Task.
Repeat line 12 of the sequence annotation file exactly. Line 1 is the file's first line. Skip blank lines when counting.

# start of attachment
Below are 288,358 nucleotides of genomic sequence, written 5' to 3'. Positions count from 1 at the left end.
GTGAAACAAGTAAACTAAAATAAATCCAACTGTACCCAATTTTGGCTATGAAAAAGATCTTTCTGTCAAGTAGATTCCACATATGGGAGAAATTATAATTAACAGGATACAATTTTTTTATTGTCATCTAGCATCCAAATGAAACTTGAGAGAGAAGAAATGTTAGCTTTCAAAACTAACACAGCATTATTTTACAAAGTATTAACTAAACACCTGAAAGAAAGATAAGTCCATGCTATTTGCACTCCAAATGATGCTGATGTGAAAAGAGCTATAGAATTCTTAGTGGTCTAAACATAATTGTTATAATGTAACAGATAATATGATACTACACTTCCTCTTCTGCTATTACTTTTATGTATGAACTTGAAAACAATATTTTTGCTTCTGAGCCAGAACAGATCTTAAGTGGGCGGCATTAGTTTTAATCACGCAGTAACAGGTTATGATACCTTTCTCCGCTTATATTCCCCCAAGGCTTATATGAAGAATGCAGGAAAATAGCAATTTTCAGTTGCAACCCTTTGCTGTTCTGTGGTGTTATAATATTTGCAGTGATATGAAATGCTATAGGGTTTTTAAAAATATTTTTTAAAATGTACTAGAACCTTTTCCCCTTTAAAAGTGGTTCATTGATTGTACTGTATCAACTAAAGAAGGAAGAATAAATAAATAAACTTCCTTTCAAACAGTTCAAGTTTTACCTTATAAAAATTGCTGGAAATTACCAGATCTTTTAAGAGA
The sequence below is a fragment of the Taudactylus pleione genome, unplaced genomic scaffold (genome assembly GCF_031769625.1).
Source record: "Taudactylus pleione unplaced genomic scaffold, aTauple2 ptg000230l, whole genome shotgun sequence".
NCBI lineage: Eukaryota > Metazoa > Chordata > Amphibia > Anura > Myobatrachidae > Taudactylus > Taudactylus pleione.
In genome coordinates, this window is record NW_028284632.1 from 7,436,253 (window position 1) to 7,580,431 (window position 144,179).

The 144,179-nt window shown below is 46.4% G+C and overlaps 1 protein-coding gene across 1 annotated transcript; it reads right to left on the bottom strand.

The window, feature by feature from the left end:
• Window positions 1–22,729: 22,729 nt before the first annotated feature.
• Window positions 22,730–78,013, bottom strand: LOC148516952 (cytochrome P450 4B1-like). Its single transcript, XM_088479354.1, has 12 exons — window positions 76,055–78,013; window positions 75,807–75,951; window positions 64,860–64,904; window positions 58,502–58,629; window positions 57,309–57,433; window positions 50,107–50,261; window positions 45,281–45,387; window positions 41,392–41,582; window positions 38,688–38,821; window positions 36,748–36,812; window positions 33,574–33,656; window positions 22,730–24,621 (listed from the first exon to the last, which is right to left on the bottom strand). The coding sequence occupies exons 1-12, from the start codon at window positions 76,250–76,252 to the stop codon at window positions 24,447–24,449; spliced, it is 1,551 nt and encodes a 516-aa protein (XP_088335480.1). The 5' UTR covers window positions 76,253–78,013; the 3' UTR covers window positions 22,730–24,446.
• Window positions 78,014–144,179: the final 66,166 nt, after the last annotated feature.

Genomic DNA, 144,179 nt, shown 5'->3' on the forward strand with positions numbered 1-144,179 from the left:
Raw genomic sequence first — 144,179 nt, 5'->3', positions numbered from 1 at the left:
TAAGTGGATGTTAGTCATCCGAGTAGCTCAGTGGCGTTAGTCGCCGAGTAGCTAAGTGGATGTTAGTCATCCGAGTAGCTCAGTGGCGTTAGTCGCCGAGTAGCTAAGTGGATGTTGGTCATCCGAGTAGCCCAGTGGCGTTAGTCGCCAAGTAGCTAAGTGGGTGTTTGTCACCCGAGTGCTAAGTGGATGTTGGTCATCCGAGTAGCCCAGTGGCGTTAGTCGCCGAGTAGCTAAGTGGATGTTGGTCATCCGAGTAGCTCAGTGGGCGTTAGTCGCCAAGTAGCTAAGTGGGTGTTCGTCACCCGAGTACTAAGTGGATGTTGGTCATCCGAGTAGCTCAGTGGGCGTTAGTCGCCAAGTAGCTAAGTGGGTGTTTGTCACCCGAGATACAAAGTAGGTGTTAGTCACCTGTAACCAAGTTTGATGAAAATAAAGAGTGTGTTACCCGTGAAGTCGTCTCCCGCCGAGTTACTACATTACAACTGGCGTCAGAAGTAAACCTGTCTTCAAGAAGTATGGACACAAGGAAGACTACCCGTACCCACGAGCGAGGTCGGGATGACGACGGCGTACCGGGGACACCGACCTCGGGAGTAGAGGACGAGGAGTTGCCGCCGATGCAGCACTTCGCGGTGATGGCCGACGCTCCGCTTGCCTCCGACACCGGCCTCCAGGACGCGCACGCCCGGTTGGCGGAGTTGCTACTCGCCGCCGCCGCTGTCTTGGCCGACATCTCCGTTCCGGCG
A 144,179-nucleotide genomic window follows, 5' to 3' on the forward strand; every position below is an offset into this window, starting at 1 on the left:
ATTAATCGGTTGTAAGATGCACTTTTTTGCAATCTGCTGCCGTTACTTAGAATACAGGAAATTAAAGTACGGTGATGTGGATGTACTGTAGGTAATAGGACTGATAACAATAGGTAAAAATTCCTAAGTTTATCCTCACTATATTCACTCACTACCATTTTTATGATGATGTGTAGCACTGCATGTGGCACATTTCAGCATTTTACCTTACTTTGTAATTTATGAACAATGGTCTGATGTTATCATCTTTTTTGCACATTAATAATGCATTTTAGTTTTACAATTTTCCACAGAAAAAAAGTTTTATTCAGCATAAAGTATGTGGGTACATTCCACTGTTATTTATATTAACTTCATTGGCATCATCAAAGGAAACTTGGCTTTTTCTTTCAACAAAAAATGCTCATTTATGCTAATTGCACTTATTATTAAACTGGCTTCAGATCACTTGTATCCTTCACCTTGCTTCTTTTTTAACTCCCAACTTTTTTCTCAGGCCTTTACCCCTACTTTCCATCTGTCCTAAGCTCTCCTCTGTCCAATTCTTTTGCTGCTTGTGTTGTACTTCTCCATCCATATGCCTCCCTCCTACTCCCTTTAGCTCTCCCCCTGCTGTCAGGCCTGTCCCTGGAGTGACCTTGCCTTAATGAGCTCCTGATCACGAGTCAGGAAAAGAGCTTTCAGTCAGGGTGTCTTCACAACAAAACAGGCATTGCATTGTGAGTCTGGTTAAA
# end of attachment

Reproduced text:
Genomic DNA, 144,179 nt, shown 5'->3' on the forward strand with positions numbered 1-144,179 from the left: